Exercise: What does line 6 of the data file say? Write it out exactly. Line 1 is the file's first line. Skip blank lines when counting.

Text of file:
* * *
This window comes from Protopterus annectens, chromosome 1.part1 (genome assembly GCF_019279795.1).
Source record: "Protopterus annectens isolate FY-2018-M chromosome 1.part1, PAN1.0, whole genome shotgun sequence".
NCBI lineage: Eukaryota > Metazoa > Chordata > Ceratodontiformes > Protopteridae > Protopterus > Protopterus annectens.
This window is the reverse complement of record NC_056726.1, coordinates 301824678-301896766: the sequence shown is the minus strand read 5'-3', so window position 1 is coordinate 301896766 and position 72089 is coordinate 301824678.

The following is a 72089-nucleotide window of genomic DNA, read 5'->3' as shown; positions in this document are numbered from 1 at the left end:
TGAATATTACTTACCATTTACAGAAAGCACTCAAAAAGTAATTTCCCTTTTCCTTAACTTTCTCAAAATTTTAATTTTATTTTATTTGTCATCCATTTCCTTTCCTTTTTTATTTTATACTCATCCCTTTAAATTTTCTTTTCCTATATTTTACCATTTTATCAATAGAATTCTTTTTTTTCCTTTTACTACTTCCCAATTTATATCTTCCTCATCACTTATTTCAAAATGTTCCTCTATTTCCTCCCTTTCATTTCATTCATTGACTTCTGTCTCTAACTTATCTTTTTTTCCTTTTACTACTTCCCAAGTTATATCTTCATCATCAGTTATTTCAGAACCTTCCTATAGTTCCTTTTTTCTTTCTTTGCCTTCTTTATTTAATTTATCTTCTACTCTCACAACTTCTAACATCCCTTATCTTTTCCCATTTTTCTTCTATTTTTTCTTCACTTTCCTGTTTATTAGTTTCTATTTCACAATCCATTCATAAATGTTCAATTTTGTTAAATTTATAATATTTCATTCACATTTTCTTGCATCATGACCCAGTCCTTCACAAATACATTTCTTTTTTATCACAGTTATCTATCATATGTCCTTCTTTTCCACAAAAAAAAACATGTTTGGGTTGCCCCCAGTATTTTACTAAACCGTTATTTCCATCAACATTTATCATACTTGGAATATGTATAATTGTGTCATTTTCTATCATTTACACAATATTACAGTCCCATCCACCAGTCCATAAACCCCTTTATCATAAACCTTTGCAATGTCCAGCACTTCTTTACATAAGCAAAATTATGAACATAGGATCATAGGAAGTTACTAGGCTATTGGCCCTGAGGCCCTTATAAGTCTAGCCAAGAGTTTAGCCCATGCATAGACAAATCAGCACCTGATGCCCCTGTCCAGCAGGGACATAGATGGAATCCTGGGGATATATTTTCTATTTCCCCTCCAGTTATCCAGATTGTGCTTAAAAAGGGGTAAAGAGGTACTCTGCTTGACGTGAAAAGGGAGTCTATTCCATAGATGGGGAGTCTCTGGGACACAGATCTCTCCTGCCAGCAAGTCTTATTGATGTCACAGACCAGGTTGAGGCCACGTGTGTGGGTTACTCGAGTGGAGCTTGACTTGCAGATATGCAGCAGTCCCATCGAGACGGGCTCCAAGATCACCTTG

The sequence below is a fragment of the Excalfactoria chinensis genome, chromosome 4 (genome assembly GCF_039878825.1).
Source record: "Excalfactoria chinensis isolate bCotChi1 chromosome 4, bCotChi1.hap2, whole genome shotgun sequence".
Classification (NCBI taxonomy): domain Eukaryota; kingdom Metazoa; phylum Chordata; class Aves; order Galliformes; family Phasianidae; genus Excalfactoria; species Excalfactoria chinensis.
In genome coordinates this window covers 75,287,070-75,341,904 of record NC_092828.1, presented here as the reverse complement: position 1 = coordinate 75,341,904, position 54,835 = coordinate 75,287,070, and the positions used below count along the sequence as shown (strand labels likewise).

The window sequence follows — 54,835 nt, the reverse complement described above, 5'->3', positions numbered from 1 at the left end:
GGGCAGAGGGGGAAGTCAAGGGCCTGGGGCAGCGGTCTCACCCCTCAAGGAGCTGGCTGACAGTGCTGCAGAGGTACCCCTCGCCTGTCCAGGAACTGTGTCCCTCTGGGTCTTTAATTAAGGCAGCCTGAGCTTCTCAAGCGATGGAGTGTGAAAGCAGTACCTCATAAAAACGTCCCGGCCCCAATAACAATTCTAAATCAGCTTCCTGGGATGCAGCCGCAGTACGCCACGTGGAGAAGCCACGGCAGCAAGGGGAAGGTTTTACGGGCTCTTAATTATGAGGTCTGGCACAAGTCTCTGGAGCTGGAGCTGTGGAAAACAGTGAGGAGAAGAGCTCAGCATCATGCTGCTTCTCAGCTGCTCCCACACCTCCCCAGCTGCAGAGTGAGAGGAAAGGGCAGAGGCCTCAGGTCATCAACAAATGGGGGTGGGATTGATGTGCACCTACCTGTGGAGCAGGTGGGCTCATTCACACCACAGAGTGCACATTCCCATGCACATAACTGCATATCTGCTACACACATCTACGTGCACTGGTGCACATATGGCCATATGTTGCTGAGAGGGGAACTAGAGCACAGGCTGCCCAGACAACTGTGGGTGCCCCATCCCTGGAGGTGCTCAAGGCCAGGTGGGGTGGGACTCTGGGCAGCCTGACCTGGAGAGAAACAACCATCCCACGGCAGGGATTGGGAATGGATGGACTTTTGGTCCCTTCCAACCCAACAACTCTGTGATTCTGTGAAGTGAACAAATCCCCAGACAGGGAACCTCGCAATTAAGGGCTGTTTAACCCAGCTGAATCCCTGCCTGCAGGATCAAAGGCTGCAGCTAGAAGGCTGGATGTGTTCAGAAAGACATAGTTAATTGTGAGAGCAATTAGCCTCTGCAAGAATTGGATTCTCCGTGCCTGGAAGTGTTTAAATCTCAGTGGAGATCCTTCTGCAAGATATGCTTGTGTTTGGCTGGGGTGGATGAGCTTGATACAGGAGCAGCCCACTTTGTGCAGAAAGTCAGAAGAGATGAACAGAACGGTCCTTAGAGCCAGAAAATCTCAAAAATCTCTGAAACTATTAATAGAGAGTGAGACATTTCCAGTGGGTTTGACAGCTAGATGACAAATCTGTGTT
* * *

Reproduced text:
TGAATATTACTTACCATTTACAGAAAGCACTCAAAAAGTAATTTCCCTTTTCCTTAACTTTCTCAAAATTTTAATTTTATTTTATTTGTCATCCATTTCCTTTCCTTTTTTATTTTATACTCATCCCTTTAAATTTTCTTTTCCTATATTTTACCATTTTATCAATAGAATTCTTTTTTTTCCTTTTACTACTTCCCAATTTATATCTTCCTCATCACTTATTTCAAAATGTTCCTCTATTTCCTCCCTTTCATTTCATTCATTGACTTCTGTCTCTAACTTATCTTTTTTTCCTTTTACTACTTCCCAAGTTATATCTTCATCATCAGTTATTTCAGAACCTTCCTATAGTTCCTTTTTTCTTTCTTTGCCTTCTTTATTTAATTTATCTTCTACTCTCACAACTTCTAACATCCCTTATCTTTTCCCATTTTTCTTCTATTTTTTCTTCACTTTCCTGTTTATTAGTTTCTATTTCACAATCCATTCATAAATGTTCAATTTTGTTAAATTTATAATATTTCATTCACATTTTCTTGCATCATGACCCAGTCCTTCACAAATACATTTCTTTTTTATCACAGTTATCTATCATATGTCCTTCTTTTCCACAAAAAAAAACATGTTTGGGTTGCCCCCAGTATTTTACTAAACCGTTATTTCCATCAACATTTATCATACTTGGAATATGTATAATTGTGTCATTTTCTATCATTTACACAATATTACAGTCCCATCCACCAGTCCATAAACCCCTTTATCATAAACCTTTGCAATGTCCAGCACTTCTTTACATAAGCAAAATTATGAACATAGGATCATAGGAAGTTACTAGGCTATTGGCCCTGAGGCCCTTATAAGTCTAGCCAAGAGTTTAGCCCATGCATAGACAAATCAGCACCTGATGCCCCTGTCCAGCAGGGACATAGATGGAATCCTGGGGATATATTTTCTATTTCCCCTCCAGTTATCCAGATTGTGCTTAAAAAGGGGTAAAGAGGTACTCTGCTTGACGTGAAAAGGGAGTCTATTCCATAGATGGGGAGTCTCTGGGACACAGATCTCTCCTGCCAGCAAGTCTTATTGATGTCACAGACCAGGTTGAGGCCACGTGTGTGGGTTACTCGAGTGGAGCTTGACTTGCAGATATGCAGCAGTCCCATCGAGACGGGCTCCAAGATCACCTTG